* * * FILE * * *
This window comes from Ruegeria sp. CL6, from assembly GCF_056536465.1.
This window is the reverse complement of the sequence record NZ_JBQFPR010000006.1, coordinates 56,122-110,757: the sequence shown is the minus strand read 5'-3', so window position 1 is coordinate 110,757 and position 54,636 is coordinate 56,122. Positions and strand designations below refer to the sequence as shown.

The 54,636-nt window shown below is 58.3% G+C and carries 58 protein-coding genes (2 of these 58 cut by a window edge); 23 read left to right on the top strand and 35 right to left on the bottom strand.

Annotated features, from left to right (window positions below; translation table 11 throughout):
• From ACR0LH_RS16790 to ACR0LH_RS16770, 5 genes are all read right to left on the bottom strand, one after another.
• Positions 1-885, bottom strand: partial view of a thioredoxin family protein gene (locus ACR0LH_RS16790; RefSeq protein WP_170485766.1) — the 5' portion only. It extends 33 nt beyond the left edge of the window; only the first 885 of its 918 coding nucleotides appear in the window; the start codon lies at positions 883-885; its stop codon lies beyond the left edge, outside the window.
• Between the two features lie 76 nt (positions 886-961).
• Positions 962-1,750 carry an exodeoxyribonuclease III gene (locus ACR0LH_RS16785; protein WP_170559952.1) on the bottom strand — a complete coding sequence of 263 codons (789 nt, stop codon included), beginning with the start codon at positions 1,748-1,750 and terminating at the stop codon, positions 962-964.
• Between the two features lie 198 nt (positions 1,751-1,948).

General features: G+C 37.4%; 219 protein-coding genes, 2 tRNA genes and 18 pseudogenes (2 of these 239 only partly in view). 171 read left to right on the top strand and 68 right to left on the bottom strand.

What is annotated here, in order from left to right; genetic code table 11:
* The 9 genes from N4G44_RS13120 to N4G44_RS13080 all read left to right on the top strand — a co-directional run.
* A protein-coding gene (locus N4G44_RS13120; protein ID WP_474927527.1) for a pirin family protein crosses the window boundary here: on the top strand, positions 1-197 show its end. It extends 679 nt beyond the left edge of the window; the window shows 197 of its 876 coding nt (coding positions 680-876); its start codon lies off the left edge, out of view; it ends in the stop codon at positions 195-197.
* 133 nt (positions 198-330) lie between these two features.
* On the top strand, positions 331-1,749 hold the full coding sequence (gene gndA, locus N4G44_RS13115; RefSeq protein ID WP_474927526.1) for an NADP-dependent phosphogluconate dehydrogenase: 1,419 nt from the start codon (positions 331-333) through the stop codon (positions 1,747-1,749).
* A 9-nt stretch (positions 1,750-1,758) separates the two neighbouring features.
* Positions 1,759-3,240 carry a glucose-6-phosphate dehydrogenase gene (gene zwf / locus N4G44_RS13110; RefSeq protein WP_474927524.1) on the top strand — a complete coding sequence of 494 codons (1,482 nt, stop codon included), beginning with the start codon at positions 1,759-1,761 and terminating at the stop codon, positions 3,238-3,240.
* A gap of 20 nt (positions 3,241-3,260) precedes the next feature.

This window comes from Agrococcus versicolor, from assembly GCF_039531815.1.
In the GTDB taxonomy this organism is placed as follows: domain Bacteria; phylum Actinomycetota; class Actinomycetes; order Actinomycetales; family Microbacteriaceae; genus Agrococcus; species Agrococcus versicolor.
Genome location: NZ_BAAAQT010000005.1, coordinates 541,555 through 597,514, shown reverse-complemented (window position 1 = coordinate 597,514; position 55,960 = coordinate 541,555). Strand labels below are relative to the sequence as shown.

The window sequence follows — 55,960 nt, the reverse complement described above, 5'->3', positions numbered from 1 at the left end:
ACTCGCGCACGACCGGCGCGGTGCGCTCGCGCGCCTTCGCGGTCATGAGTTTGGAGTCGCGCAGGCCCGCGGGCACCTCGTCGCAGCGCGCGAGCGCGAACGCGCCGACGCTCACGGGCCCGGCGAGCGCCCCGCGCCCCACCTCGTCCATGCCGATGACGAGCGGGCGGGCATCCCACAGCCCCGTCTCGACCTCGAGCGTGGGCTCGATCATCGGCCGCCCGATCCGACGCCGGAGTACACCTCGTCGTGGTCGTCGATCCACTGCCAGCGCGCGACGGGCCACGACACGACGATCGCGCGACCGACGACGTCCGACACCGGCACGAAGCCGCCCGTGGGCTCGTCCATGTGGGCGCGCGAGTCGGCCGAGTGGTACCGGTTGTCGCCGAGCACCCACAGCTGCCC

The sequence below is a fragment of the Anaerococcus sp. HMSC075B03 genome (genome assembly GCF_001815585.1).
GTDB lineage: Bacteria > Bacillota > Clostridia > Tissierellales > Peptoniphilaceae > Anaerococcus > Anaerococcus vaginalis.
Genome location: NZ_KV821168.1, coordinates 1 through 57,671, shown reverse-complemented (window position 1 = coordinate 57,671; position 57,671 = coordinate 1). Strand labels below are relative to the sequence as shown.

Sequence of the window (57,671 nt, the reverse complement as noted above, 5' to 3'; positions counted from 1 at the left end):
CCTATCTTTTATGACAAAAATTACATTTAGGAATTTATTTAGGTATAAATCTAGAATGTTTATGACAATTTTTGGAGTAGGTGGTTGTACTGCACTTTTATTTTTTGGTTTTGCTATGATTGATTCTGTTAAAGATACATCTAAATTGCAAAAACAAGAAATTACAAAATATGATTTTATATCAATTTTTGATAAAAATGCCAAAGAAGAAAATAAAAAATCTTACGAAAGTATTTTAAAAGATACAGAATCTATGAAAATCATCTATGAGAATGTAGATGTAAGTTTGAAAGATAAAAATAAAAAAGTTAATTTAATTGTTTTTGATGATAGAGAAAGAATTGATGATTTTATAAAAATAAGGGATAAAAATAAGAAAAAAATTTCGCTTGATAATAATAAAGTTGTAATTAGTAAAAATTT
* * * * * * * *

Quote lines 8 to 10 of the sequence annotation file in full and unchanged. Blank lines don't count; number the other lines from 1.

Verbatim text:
• Positions 962-1,750 carry an exodeoxyribonuclease III gene (locus ACR0LH_RS16785; protein WP_170559952.1) on the bottom strand — a complete coding sequence of 263 codons (789 nt, stop codon included), beginning with the start codon at positions 1,748-1,750 and terminating at the stop codon, positions 962-964.
• Between the two features lie 198 nt (positions 1,751-1,948).

General features: G+C 37.4%; 219 protein-coding genes, 2 tRNA genes and 18 pseudogenes (2 of these 239 only partly in view). 171 read left to right on the top strand and 68 right to left on the bottom strand.